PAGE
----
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We asked newsrooms and ad agencies what they are doing today that they weren’t doing a year ago. Turns out quite a lot! This RJI series highlights some of the innovations and experiments we discovered and shares what leaders are learning along the way. We call it The What's New? Q&A.

This Q&A has been edited for space and clarity.

Tegna television stations use a segment called Verify to help news consumers discern what’s fact from fiction on social media.

This is the second in a series about Tegna’s efforts to improve transparency and trust with viewers through its Verify project.

For part one, I interviewed a reporter who takes viewers on the road with him to get a viewer’s question answered and let the viewer witness the fact-gathering process.

For this Q&A, WFAA Verify Producer Siovhan Bolton told me that viewers submit questionable posts they’ve read on social media to her. Bolton also verifies posts she or others at the Dallas ABC affiliate question. She not only researches the claims, but then she explains how she came up with the true-or-false answer.

The 30-second to two-minute video clips have covered a wide range of inquiries including, “Is the U.S. military staging a countrywide blackout?” and “Can you use unused State Fair coupons next year?

The countrywide blackout rumors were false, says Bolton. Instead, the U.S. Army planned a simulation training exercise. As far as the state fair coupons, they don’t expire, says Bolton.

What are these Verify segments, and why are you doing them?

Bolton: We get viewers’ questions. We find things trending on social media, pieces of headlines that people have questions about or that we have questions about as an editorial committee, and we try to drill down to the bottom of it.

We’re trying to show our work up front. There are so many people who don’t trust journalists, don’t trust the media. They don’t know what we do because they don’t know who we talk to about it. With this, we try to be very up front with them: This is what we did. This is the process to how we got to our answer. Here is who we talked to. Here’s what they said.

We just want be very transparent about how we report, so that we can earn their trust. We want to make sure we’re serving the viewer.    

What kinds of resources, such as extra staff and technology, are needed to put together these Verify segments?

Bolton: I’m very lucky to have the leeway to spend a few hours to do research. If I need to go talk to an expert right away or if I need to go do an interview, I have people who can help with that.

Here’s what Sally Ramirez, news director of KHOU-TV, the CBS affiliate in Houston, which also produces Verify segments, shared:

Ramirez: As I told the staff about this (project) and asked, “Who could be a verifier?” I said, “Every single one of us. We can all be verifiers. We can all be fact-checkers.” What it took was a little bit of reorganization of resources and dedicating people to just making the phone calls and doing the research. Not Googling information but actually going to the source. It’s not going to another news report. It’s going to the actual people behind it. I did hire a couple of researchers, but everyone on the staff is considered a fact-checker.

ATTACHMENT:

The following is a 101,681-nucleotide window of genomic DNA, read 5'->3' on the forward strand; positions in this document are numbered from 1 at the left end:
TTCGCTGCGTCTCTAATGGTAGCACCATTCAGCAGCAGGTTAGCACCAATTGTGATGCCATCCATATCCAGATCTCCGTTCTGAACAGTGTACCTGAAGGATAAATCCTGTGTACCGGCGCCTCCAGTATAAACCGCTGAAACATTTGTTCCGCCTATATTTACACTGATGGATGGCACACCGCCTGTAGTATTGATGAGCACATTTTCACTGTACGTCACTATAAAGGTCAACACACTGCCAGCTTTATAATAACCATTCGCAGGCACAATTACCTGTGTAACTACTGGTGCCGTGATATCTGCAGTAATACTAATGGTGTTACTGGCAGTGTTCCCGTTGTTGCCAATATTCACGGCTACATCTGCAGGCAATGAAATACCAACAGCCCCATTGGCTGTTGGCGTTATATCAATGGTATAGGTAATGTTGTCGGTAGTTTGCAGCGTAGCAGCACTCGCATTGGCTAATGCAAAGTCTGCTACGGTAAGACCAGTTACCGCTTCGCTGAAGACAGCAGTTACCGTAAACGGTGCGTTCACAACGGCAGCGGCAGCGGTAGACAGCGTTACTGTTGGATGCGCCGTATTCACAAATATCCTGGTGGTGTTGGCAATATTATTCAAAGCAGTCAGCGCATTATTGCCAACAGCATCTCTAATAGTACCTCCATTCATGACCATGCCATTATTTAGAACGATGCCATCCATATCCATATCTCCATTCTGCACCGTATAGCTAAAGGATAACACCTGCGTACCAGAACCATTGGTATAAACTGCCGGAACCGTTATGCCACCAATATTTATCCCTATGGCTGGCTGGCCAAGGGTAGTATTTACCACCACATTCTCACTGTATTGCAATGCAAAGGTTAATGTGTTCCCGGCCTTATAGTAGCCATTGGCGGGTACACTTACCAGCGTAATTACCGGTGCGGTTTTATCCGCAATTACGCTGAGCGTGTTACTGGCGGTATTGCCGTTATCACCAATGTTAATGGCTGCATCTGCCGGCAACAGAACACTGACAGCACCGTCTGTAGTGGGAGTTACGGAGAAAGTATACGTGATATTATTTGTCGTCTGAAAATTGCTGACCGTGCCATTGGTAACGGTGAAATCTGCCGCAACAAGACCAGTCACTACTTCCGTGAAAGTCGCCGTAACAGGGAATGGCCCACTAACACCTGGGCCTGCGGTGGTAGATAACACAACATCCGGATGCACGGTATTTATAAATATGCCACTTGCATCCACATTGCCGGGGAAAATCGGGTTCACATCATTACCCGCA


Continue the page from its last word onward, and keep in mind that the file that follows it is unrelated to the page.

What goes into planning and producing a Verify segment once you get a question from a viewer?

Bolton: We have a running list of questions that we’ve gotten. We’ll go through those in the morning meeting, and we’ll decide which one we want to answer that day. From there I just sit down and start researching and try to figure out who the best information comes from, the reliable sources or local experts we can talk to.

How has your audience responded to these Verify segments?  

Bolton: It has actually led to people having more questions and asking us to do more work for them, asking us to figure out what’s real and what’s not. I think it has fostered a little bit more trust because they see we’re trying to be up front with them.

With your Verify projects forcing you to be more transparent, has this impacted how you also report your non-Verify segments?

Bolton: I think to a degree it has. For me, personally, it has impacted how I produce a show now. I try to be a little bit more up front about what we’re talking about and get right to the point instead of flowery language all the time. It changed how I write and how I think about stories. As a company, though, I think it’s made us more cognizant of who we’re talking to and where our information comes from.

Anything that’s surprised you as far as what newsrooms are up against in terms of all this information that’s coming out on social media?

Bolton: As someone who works in journalism and uses social media all the time, sometimes I’m surprised by what people don’t look into for themselves and whether or not something is a real source. Things get shared so easily. Part of the Verify process is telling viewers, “If you’re seeing stuff like this on social media, this is where you can check it out.”

I’m also surprised by the amount of information that’s out there and how misleading it can be to any person. I’m surprised that when you start to research a question – to really try and find a credible source – just how much information is out there. You could answer it really any way you wanted if you didn’t know where to look.   

Interested in learning more about the Verify social media projects? Send an email to Siovhan Bolton at sbolton@wfaa.com for more information.

Jennifer Nelson  
   
Senior Information Specialist




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